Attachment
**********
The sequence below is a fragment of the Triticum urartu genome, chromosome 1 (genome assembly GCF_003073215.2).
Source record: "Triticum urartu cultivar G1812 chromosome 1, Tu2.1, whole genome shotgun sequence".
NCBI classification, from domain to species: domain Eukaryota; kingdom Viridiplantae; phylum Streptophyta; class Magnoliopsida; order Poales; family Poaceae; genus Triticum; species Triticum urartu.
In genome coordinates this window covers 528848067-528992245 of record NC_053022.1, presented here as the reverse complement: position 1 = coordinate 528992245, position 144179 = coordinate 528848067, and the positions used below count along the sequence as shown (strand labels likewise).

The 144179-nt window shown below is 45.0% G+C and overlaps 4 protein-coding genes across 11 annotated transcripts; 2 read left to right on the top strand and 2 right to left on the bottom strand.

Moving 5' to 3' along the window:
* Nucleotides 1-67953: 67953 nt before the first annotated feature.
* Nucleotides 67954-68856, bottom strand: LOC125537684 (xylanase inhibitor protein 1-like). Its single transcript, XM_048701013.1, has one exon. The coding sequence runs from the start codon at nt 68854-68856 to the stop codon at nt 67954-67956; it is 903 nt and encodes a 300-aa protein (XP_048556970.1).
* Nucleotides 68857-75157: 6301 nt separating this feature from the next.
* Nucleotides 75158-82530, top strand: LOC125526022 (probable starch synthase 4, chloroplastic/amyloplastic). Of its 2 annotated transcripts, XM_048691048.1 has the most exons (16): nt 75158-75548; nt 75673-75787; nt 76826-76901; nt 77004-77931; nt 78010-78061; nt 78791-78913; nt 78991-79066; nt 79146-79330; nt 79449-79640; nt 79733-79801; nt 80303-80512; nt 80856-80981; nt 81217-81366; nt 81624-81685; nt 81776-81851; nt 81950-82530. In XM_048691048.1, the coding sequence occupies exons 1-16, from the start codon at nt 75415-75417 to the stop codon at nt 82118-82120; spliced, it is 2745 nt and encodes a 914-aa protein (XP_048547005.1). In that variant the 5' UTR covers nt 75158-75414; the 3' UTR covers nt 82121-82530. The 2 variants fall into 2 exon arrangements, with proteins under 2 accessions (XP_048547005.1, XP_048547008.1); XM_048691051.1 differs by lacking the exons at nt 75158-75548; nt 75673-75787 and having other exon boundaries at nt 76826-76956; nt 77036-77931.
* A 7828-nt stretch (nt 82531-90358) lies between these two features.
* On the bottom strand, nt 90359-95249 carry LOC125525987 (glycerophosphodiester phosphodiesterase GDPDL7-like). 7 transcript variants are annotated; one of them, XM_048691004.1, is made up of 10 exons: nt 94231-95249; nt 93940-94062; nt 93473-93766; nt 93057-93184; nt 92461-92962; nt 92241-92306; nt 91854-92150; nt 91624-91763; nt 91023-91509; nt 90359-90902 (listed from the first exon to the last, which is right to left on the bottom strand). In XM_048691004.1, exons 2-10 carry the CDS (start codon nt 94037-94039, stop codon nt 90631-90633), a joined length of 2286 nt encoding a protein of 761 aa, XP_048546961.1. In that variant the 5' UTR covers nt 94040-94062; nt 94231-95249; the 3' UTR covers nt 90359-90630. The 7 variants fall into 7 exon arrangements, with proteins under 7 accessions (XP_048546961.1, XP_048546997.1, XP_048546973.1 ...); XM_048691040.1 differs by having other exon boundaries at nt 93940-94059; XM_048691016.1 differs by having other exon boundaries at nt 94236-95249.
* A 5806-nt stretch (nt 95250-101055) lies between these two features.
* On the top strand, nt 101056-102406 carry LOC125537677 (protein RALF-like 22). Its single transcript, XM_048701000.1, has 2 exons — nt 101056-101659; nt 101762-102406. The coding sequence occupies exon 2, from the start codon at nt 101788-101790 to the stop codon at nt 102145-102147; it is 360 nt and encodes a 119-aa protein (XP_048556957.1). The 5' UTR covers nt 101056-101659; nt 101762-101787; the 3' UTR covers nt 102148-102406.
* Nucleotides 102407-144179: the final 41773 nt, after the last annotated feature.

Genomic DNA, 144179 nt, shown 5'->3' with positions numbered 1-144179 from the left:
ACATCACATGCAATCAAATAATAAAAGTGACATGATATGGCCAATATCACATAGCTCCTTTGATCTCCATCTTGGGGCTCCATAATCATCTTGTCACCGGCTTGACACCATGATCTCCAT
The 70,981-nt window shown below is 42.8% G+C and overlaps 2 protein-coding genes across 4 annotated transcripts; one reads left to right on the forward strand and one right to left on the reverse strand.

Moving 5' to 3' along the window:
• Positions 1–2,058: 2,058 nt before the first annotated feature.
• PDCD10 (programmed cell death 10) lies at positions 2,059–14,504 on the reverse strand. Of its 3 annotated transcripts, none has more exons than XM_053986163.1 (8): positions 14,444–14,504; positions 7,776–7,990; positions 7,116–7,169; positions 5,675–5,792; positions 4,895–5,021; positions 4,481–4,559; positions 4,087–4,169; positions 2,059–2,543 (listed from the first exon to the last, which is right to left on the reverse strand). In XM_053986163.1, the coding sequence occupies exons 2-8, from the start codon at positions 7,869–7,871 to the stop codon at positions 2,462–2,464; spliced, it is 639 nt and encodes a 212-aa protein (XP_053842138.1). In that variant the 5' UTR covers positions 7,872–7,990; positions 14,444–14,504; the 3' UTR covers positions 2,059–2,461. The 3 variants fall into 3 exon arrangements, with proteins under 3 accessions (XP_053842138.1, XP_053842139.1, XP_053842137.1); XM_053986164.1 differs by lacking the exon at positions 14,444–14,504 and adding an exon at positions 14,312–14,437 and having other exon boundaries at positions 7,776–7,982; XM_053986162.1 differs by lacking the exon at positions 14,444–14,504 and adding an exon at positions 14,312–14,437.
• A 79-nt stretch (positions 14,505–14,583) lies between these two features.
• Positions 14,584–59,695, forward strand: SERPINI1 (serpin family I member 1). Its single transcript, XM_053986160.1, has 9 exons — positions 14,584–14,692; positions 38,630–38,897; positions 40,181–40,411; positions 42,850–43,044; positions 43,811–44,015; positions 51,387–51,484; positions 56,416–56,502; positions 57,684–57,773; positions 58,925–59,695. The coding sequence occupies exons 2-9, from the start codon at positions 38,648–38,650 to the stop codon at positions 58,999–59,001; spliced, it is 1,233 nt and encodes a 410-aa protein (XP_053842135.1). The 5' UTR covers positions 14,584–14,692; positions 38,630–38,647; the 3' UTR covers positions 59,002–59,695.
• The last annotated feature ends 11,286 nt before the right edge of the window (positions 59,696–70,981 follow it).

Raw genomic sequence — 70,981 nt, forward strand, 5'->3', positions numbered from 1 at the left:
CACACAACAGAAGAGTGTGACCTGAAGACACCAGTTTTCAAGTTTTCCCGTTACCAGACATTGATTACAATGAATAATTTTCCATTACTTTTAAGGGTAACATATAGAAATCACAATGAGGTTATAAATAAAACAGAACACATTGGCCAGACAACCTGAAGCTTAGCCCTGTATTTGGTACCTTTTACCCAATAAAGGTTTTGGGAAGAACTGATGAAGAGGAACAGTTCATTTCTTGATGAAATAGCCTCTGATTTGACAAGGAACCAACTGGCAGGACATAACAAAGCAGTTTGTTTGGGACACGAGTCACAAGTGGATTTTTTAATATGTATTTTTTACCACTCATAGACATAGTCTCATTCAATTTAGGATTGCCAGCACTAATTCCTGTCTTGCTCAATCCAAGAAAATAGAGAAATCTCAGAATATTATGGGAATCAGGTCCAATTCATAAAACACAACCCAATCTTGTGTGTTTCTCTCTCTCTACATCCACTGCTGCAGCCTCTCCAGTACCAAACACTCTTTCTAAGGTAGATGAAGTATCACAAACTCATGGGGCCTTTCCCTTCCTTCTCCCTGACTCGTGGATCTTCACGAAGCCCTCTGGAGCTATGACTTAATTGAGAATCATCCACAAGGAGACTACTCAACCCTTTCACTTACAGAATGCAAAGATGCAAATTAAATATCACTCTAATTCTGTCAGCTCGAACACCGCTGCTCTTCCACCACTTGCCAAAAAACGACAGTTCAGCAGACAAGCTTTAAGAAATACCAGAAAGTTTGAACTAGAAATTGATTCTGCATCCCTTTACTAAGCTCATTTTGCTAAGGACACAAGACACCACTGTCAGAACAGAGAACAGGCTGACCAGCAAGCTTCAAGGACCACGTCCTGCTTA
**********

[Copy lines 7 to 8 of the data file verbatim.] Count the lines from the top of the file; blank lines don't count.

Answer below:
* Nucleotides 1-67953: 67953 nt before the first annotated feature.
* Nucleotides 67954-68856, bottom strand: LOC125537684 (xylanase inhibitor protein 1-like). Its single transcript, XM_048701013.1, has one exon. The coding sequence runs from the start codon at nt 68854-68856 to the stop codon at nt 67954-67956; it is 903 nt and encodes a 300-aa protein (XP_048556970.1).